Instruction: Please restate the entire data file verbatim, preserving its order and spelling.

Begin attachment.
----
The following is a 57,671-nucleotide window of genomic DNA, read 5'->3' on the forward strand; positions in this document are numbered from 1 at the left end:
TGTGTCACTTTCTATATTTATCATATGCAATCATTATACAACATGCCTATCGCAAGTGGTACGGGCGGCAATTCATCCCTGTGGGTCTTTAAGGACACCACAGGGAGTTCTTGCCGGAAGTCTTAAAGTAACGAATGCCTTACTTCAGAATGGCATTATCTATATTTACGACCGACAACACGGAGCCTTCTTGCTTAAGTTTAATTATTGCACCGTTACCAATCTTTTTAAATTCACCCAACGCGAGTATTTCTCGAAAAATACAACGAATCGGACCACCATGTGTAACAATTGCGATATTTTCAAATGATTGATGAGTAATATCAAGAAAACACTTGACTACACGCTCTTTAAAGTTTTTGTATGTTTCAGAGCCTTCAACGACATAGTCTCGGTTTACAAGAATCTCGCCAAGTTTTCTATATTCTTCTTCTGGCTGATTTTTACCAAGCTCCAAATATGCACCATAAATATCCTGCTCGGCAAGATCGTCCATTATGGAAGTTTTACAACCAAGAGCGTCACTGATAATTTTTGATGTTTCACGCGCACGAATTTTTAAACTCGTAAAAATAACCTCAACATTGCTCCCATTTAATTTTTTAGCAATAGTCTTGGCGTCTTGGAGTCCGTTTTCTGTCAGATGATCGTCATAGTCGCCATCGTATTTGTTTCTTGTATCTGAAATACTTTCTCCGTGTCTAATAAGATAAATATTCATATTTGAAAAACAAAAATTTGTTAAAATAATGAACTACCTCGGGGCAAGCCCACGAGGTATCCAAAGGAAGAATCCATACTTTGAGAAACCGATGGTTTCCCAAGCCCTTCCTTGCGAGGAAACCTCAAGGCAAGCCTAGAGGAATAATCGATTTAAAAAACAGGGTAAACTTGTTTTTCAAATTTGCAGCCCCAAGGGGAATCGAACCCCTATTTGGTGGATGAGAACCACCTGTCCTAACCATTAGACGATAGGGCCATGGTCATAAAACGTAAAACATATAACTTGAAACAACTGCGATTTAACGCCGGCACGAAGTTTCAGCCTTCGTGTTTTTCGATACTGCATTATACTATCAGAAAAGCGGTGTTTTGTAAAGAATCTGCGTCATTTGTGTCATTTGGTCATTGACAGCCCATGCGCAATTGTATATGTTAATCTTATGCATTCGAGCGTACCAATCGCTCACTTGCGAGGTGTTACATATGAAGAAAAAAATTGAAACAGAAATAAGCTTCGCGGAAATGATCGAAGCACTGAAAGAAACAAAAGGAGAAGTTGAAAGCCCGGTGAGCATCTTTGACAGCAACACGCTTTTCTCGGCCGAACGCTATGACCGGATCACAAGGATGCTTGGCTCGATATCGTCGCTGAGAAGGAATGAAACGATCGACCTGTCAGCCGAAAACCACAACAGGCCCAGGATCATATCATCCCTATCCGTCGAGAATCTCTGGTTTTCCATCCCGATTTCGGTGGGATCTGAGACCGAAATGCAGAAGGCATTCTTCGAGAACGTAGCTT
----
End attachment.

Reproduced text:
The following is a 57,671-nucleotide window of genomic DNA, read 5'->3' on the forward strand; positions in this document are numbered from 1 at the left end:
TGTGTCACTTTCTATATTTATCATATGCAATCATTATACAACATGCCTATCGCAAGTGGTACGGGCGGCAATTCATCCCTGTGGGTCTTTAAGGACACCACAGGGAGTTCTTGCCGGAAGTCTTAAAGTAACGAATGCCTTACTTCAGAATGGCATTATCTATATTTACGACCGACAACACGGAGCCTTCTTGCTTAAGTTTAATTATTGCACCGTTACCAATCTTTTTAAATTCACCCAACGCGAGTATTTCTCGAAAAATACAACGAATCGGACCACCATGTGTAACAATTGCGATATTTTCAAATGATTGATGAGTAATATCAAGAAAACACTTGACTACACGCTCTTTAAAGTTTTTGTATGTTTCAGAGCCTTCAACGACATAGTCTCGGTTTACAAGAATCTCGCCAAGTTTTCTATATTCTTCTTCTGGCTGATTTTTACCAAGCTCCAAATATGCACCATAAATATCCTGCTCGGCAAGATCGTCCATTATGGAAGTTTTACAACCAAGAGCGTCACTGATAATTTTTGATGTTTCACGCGCACGAATTTTTAAACTCGTAAAAATAACCTCAACATTGCTCCCATTTAATTTTTTAGCAATAGTCTTGGCGTCTTGGAGTCCGTTTTCTGTCAGATGATCGTCATAGTCGCCATCGTATTTGTTTCTTGTATCTGAAATACTTTCTCCGTGTCTAATAAGATAAATATTCATATTTGAAAAACAAAAATTTGTTAAAATAATGAACTACCTCGGGGCAAGCCCACGAGGTATCCAAAGGAAGAATCCATACTTTGAGAAACCGATGGTTTCCCAAGCCCTTCCTTGCGAGGAAACCTCAAGGCAAGCCTAGAGGAATAATCGATTTAAAAAACAGGGTAAACTTGTTTTTCAAATTTGCAGCCCCAAGGGGAATCGAACCCCTATTTGGTGGATGAGAACCACCTGTCCTAACCATTAGACGATAGGGCCATGGTCATAAAACGTAAAACATATAACTTGAAACAACTGCGATTTAACGCCGGCACGAAGTTTCAGCCTTCGTGTTTTTCGATACTGCATTATACTATCAGAAAAGCGGTGTTTTGTAAAGAATCTGCGTCATTTGTGTCATTTGGTCATTGACAGCCCATGCGCAATTGTATATGTTAATCTTATGCATTCGAGCGTACCAATCGCTCACTTGCGAGGTGTTACATATGAAGAAAAAAATTGAAACAGAAATAAGCTTCGCGGAAATGATCGAAGCACTGAAAGAAACAAAAGGAGAAGTTGAAAGCCCGGTGAGCATCTTTGACAGCAACACGCTTTTCTCGGCCGAACGCTATGACCGGATCACAAGGATGCTTGGCTCGATATCGTCGCTGAGAAGGAATGAAACGATCGACCTGTCAGCCGAAAACCACAACAGGCCCAGGATCATATCATCCCTATCCGTCGAGAATCTCTGGTTTTCCATCCCGATTTCGGTGGGATCTGAGACCGAAATGCAGAAGGCATTCTTCGAGAACGTAGCTT